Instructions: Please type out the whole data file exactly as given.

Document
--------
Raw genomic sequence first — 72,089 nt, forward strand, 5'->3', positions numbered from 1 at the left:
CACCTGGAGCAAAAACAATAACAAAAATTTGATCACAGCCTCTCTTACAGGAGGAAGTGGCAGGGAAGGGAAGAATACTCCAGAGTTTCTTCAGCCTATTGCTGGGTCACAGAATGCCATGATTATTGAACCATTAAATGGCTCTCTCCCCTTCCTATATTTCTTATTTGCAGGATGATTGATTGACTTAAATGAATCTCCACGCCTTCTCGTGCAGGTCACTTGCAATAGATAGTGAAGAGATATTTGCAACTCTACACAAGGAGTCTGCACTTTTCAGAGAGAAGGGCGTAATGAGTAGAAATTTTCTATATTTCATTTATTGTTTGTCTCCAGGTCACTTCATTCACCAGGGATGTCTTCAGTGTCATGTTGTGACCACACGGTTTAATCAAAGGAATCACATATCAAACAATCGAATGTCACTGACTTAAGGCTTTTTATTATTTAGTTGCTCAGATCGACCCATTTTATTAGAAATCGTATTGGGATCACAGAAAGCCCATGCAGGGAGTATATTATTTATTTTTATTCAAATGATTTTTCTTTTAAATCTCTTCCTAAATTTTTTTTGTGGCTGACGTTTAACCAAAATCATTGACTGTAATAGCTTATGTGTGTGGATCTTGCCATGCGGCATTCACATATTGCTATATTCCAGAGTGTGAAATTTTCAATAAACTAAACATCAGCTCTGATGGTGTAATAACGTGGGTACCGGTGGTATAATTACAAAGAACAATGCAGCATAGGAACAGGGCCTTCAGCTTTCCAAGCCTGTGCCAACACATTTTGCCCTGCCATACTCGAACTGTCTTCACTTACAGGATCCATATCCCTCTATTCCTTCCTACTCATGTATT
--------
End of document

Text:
Raw genomic sequence first — 72,089 nt, forward strand, 5'->3', positions numbered from 1 at the left:
CACCTGGAGCAAAAACAATAACAAAAATTTGATCACAGCCTCTCTTACAGGAGGAAGTGGCAGGGAAGGGAAGAATACTCCAGAGTTTCTTCAGCCTATTGCTGGGTCACAGAATGCCATGATTATTGAACCATTAAATGGCTCTCTCCCCTTCCTATATTTCTTATTTGCAGGATGATTGATTGACTTAAATGAATCTCCACGCCTTCTCGTGCAGGTCACTTGCAATAGATAGTGAAGAGATATTTGCAACTCTACACAAGGAGTCTGCACTTTTCAGAGAGAAGGGCGTAATGAGTAGAAATTTTCTATATTTCATTTATTGTTTGTCTCCAGGTCACTTCATTCACCAGGGATGTCTTCAGTGTCATGTTGTGACCACACGGTTTAATCAAAGGAATCACATATCAAACAATCGAATGTCACTGACTTAAGGCTTTTTATTATTTAGTTGCTCAGATCGACCCATTTTATTAGAAATCGTATTGGGATCACAGAAAGCCCATGCAGGGAGTATATTATTTATTTTTATTCAAATGATTTTTCTTTTAAATCTCTTCCTAAATTTTTTTTGTGGCTGACGTTTAACCAAAATCATTGACTGTAATAGCTTATGTGTGTGGATCTTGCCATGCGGCATTCACATATTGCTATATTCCAGAGTGTGAAATTTTCAATAAACTAAACATCAGCTCTGATGGTGTAATAACGTGGGTACCGGTGGTATAATTACAAAGAACAATGCAGCATAGGAACAGGGCCTTCAGCTTTCCAAGCCTGTGCCAACACATTTTGCCCTGCCATACTCGAACTGTCTTCACTTACAGGATCCATATCCCTCTATTCCTTCCTACTCATGTATT